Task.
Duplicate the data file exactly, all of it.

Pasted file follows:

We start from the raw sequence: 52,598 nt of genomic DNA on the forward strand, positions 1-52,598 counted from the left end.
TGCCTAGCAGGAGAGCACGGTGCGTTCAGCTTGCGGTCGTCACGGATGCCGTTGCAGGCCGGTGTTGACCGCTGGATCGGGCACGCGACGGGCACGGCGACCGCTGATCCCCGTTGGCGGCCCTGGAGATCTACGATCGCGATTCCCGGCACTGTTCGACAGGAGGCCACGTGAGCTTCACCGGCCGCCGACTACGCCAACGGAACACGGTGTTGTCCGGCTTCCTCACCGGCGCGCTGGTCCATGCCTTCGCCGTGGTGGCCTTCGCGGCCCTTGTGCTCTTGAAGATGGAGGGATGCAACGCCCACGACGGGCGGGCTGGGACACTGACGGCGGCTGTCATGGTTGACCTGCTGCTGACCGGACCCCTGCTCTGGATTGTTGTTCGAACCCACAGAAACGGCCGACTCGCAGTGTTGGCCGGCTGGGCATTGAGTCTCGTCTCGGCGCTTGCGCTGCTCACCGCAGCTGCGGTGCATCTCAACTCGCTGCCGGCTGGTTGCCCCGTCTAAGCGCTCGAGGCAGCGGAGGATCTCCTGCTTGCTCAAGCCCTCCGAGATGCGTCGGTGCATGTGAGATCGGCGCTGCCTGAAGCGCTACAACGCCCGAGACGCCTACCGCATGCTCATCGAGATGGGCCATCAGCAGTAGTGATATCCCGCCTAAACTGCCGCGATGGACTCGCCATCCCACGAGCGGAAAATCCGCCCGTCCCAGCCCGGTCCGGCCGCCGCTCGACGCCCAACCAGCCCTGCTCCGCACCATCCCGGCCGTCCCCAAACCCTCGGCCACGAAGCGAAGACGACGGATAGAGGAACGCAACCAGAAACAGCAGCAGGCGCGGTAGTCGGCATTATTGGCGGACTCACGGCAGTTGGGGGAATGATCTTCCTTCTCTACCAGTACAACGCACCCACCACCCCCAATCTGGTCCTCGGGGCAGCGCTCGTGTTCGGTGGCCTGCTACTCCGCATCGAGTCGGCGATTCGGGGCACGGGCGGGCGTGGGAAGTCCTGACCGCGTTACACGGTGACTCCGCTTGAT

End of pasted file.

We start from the raw sequence: 52,598 nt of genomic DNA on the forward strand, positions 1-52,598 counted from the left end.
TGCCTAGCAGGAGAGCACGGTGCGTTCAGCTTGCGGTCGTCACGGATGCCGTTGCAGGCCGGTGTTGACCGCTGGATCGGGCACGCGACGGGCACGGCGACCGCTGATCCCCGTTGGCGGCCCTGGAGATCTACGATCGCGATTCCCGGCACTGTTCGACAGGAGGCCACGTGAGCTTCACCGGCCGCCGACTACGCCAACGGAACACGGTGTTGTCCGGCTTCCTCACCGGCGCGCTGGTCCATGCCTTCGCCGTGGTGGCCTTCGCGGCCCTTGTGCTCTTGAAGATGGAGGGATGCAACGCCCACGACGGGCGGGCTGGGACACTGACGGCGGCTGTCATGGTTGACCTGCTGCTGACCGGACCCCTGCTCTGGATTGTTGTTCGAACCCACAGAAACGGCCGACTCGCAGTGTTGGCCGGCTGGGCATTGAGTCTCGTCTCGGCGCTTGCGCTGCTCACCGCAGCTGCGGTGCATCTCAACTCGCTGCCGGCTGGTTGCCCCGTCTAAGCGCTCGAGGCAGCGGAGGATCTCCTGCTTGCTCAAGCCCTCCGAGATGCGTCGGTGCATGTGAGATCGGCGCTGCCTGAAGCGCTACAACGCCCGAGACGCCTACCGCATGCTCATCGAGATGGGCCATCAGCAGTAGTGATATCCCGCCTAAACTGCCGCGATGGACTCGCCATCCCACGAGCGGAAAATCCGCCCGTCCCAGCCCGGTCCGGCCGCCGCTCGACGCCCAACCAGCCCTGCTCCGCACCATCCCGGCCGTCCCCAAACCCTCGGCCACGAAGCGAAGACGACGGATAGAGGAACGCAACCAGAAACAGCAGCAGGCGCGGTAGTCGGCATTATTGGCGGACTCACGGCAGTTGGGGGAATGATCTTCCTTCTCTACCAGTACAACGCACCCACCACCCCCAATCTGGTCCTCGGGGCAGCGCTCGTGTTCGGTGGCCTGCTACTCCGCATCGAGTCGGCGATTCGGGGCACGGGCGGGCGTGGGAAGTCCTGACCGCGTTACACGGTGACTCCGCTTGAT